In addressing sciatica that has resulted from a car accident injury, I am always careful to be sure to address all surrounding structures in order to fully restore the injured area to a state of pre-accident status. This means checking all tissues that may be involved in any way to cause sciatica pain resulting from an automobile accident. After we have fixed the disc issue, we address the muscle spasms of the area with electrical muscle stimulation, ultrasound therapy, deep tissue massage, or other therapeutic intervention to give relief. Homework given to a patient may involve ”nerve flossing” or other stretching techniques of muscles, ligaments, and tendons that are potentially impeding sciatic nerve function.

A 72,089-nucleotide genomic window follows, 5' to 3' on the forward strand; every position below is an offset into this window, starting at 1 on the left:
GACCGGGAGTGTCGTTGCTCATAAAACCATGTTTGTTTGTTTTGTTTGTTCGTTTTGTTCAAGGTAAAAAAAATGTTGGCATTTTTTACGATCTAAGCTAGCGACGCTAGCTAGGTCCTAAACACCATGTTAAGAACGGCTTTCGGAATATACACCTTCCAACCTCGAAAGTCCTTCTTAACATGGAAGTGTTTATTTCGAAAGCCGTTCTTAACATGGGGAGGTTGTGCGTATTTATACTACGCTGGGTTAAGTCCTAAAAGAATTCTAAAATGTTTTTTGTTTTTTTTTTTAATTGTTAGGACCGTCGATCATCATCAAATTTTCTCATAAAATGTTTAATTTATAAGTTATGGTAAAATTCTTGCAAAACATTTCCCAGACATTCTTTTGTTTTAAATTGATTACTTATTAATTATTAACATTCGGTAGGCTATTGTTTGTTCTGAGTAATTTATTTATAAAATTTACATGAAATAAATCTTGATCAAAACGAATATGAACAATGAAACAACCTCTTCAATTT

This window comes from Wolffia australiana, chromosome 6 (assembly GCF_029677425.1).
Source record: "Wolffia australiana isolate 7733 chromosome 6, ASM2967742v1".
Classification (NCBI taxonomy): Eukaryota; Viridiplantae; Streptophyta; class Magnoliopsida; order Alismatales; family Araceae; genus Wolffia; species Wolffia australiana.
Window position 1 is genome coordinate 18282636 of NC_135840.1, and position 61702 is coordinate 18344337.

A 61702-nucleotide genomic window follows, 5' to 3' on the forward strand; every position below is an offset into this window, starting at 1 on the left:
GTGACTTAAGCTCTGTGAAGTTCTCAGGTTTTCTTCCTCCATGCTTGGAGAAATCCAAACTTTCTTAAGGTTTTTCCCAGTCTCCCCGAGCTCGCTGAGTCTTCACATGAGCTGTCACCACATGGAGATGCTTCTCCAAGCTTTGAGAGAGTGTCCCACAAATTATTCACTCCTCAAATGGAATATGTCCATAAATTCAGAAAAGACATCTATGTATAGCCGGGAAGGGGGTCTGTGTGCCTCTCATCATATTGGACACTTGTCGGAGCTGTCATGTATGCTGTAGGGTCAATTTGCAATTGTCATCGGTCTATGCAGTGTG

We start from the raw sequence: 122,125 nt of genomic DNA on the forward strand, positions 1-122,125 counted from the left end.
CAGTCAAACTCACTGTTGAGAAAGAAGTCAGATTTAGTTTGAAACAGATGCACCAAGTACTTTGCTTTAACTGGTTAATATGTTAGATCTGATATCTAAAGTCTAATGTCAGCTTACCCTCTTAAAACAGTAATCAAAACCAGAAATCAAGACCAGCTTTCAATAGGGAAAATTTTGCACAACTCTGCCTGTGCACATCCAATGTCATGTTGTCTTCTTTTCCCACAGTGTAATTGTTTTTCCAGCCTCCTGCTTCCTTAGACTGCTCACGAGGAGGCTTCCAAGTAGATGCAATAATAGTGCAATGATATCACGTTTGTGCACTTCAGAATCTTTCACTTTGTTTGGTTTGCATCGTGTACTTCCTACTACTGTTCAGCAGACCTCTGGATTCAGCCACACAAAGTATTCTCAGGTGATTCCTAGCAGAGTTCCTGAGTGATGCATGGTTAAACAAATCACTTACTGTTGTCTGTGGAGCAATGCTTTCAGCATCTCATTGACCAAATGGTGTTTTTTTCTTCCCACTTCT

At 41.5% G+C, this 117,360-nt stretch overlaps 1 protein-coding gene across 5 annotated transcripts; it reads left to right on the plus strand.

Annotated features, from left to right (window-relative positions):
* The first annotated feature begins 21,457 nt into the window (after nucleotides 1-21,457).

With over 20 years of experience in treating car accident injuries and the resultant disc herniations and sciatica, I am confident in my abilities to both diagnose and treat all sciatic conditions stemming from these types of injuries. Please don’t take this to mean that I can fix every single patient that comes into my office. This is not the case. When necessary, I will refer to spinal surgeons for the few cases that are unresponsive to spinal decompression. But, with 95% effectiveness in treating sciatica and accompanying disc protrusions, disc herniations, and disc bulges, I feel that my methods are certainly worth trying prior to going under the knife.